Chinese holdings of U.S. debt are at their biggest in seven years Rick Docksai - 14 hours ago
Chinese bond-holders bought up a larger amount of U.S. Treasury debts last year than in the last seven years.
Banks still discriminate against black and Latino borrowers, study concludes Rick Docksai - Feb 19, 2018
They are approving white applicants' loans to move into the neighborhoods while disproportionately turning down nonwhite residents' loan requests.
Gallup survey reveals five happiest, healthiest states in the U.S. Susan Konig - Feb 19, 2018
The Gallup-Sharecare 2017 State of American Well-Being rankings were just released, revealing five of the happiest, healthiest states, and five which scored at the bottom of the list.
Senate kills four immigration bills in one day Rick Docksai - Feb 17, 2018
Four separate proposals on DACA came up for votes in the Senate Tuesday, and all fell short of the votes required to beat a filibuster.

Hamas-Fatah unity deal faces Israeli and U.S. opposition
Hamas and the Palestinian West Bank's governing authority are pressing ahead with a unity deal that ends 10 years of Palestinian Arab division. But the deal was condemned by Israeli and U.S. officials who said they oppose any government that includes Hamas.
By Leon Clarke
Feb 17, 2018

20 Amazing Quotes By President Obama

70 Absurd Things Trump Actually Said

The 20 Worst Political Scandals In History

WASHINGTON D.C. — A unity deal that ends the decade-old divide between Palestine's West Bank and the Hamas-ruled Gaza Strip is going forward despite firm statements of opposition from Israel and the United States. Israeli and U.S. officials all said that they will hold no diplomatic talks with any Palestinian government in which Hamas plays a part.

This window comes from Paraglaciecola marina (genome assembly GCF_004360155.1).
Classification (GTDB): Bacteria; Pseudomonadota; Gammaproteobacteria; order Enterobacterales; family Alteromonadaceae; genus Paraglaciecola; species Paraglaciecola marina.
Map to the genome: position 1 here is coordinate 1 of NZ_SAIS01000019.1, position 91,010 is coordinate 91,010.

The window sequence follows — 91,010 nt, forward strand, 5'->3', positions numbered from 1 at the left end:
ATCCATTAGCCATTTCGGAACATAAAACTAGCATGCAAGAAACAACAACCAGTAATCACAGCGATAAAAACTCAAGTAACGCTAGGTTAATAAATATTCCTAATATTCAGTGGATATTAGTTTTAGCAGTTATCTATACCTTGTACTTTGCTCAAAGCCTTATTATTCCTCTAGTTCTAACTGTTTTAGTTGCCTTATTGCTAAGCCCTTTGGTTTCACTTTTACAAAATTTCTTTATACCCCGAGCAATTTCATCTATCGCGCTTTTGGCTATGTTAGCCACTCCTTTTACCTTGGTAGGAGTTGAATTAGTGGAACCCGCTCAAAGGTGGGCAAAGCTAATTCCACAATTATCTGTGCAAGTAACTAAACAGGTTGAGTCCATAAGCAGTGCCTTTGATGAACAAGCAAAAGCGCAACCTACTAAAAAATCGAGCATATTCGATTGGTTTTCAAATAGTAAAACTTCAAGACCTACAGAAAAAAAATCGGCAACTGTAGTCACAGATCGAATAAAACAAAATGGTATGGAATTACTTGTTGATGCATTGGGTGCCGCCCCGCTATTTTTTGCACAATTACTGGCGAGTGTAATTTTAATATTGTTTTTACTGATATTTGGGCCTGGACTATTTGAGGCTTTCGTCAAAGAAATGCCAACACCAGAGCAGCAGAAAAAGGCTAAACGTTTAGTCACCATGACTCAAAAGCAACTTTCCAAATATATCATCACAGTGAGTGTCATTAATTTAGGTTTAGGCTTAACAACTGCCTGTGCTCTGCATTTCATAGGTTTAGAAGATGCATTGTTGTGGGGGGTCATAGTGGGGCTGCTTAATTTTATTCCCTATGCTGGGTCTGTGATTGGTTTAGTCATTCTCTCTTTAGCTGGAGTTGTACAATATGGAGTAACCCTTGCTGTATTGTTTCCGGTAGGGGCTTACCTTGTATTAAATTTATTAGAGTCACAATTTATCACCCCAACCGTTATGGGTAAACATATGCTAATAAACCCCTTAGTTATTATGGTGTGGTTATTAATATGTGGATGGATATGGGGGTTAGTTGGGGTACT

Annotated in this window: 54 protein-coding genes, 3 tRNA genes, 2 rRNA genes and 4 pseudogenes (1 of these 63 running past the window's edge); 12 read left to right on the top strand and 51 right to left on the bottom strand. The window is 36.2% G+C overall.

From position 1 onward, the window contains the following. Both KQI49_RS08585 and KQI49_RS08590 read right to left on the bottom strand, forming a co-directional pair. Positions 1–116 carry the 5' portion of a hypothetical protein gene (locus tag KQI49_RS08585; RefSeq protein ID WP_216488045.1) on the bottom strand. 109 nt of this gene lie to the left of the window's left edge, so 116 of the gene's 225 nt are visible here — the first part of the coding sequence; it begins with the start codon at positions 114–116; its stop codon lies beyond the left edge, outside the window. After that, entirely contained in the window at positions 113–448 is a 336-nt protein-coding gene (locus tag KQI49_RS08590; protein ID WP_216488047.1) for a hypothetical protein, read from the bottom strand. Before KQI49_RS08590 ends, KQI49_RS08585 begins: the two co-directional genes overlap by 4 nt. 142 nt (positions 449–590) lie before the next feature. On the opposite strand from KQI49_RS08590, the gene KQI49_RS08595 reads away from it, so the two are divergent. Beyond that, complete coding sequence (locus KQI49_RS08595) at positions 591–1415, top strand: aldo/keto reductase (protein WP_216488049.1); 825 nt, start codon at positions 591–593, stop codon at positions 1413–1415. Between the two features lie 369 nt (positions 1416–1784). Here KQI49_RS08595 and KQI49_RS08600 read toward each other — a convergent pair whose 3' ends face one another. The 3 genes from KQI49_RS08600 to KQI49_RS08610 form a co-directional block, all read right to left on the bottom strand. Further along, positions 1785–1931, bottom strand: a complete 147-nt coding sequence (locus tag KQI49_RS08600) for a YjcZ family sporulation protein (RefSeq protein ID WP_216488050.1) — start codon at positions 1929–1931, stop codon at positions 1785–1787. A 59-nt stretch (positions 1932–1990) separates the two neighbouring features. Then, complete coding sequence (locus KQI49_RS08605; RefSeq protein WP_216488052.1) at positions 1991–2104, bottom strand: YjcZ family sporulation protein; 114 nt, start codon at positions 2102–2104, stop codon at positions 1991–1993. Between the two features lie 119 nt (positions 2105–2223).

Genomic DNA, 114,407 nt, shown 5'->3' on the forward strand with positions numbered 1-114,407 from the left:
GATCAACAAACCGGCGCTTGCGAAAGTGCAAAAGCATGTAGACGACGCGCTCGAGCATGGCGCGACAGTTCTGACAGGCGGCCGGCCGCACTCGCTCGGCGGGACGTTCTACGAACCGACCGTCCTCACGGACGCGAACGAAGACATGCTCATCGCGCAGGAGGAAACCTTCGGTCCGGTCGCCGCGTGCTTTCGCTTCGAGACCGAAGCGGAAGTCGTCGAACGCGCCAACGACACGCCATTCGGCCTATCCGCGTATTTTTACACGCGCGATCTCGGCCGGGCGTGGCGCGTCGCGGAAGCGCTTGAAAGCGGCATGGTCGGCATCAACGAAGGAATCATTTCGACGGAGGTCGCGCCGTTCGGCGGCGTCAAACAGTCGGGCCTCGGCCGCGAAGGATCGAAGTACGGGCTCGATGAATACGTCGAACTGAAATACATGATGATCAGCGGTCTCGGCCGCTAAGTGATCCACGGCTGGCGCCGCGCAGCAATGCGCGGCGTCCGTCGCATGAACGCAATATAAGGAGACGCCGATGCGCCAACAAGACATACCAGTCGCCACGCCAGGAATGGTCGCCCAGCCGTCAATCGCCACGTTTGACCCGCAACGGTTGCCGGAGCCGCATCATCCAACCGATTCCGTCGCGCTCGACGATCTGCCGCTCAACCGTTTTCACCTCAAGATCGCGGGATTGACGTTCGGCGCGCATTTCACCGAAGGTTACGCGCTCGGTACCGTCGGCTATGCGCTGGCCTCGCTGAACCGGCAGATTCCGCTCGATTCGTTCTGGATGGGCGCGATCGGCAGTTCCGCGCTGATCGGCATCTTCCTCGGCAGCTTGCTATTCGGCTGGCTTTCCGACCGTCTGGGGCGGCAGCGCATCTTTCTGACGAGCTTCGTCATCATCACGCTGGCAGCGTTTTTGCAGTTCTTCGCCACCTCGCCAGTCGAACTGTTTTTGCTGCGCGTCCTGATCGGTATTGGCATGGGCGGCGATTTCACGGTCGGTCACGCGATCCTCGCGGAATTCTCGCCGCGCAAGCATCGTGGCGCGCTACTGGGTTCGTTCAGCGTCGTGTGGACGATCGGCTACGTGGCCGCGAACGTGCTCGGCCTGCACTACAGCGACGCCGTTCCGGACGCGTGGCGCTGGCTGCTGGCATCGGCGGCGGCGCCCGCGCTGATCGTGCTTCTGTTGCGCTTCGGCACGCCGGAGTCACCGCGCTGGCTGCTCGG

Hamas signed the unity deal with Fatah, Palestine's official governing political party, in Cairo last week. Hamas and Fatah had been estranged since Hamas won a popular election in the Gaza Strip and took over Gaza by force, expelled Fatah, and pursued its own separate policy of confrontation with Israel while Fatah continued to advocate for diplomatic resolutions to the longstanding Israel-Palestine conflict.

The unity deal brings Gaza and Palestine's Arab populations back under one Palestinian government. But Israeli Prime Minister Benjamin Netanyahu said Tuesday that they will have no more success negotiating with Israel together than they did while they were apart.

"The Israeli government will not hold political talks with a Palestinian government that is supported by Hamas, a terror organisation calling for the destruction of Israel," the statement read," Netanyahu said in a statement.

The U.S. president's special representative for international negotiations, Jason Greenblatt, joined in condemning Hamas. He said that the militant group must disarm before it takes part in a unity government.

Since its inception, Hamas has refused to recognize Israel's right to exist and has called for armed violence against the Israeli state. Hamas has not refuted either position despite repeated Israeli and U.S. demands to do so.